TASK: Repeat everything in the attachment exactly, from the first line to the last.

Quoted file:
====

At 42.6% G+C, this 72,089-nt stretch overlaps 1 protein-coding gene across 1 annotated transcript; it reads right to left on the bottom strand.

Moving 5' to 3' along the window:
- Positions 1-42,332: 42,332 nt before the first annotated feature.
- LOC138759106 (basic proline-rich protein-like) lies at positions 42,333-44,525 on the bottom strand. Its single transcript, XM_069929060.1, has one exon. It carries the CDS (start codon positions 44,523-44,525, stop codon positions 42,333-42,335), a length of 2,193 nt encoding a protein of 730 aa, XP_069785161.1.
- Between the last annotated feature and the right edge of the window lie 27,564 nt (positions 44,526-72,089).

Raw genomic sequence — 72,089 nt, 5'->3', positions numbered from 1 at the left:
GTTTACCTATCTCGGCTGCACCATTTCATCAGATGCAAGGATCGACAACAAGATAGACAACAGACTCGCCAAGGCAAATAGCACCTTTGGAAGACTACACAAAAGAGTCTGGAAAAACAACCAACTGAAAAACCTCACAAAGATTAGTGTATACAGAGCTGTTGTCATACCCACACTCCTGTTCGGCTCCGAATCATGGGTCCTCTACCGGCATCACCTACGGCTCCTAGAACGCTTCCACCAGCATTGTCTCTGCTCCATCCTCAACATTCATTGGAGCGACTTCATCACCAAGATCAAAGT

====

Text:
At 42.6% G+C, this 72,089-nt stretch overlaps 1 protein-coding gene across 1 annotated transcript; it reads right to left on the bottom strand.

Moving 5' to 3' along the window:
- Positions 1-42,332: 42,332 nt before the first annotated feature.
- LOC138759106 (basic proline-rich protein-like) lies at positions 42,333-44,525 on the bottom strand. Its single transcript, XM_069929060.1, has one exon. It carries the CDS (start codon positions 44,523-44,525, stop codon positions 42,333-42,335), a length of 2,193 nt encoding a protein of 730 aa, XP_069785161.1.
- Between the last annotated feature and the right edge of the window lie 27,564 nt (positions 44,526-72,089).

Raw genomic sequence — 72,089 nt, 5'->3', positions numbered from 1 at the left:
GTTTACCTATCTCGGCTGCACCATTTCATCAGATGCAAGGATCGACAACAAGATAGACAACAGACTCGCCAAGGCAAATAGCACCTTTGGAAGACTACACAAAAGAGTCTGGAAAAACAACCAACTGAAAAACCTCACAAAGATTAGTGTATACAGAGCTGTTGTCATACCCACACTCCTGTTCGGCTCCGAATCATGGGTCCTCTACCGGCATCACCTACGGCTCCTAGAACGCTTCCACCAGCATTGTCTCTGCTCCATCCTCAACATTCATTGGAGCGACTTCATCACCAAGATCAAAGT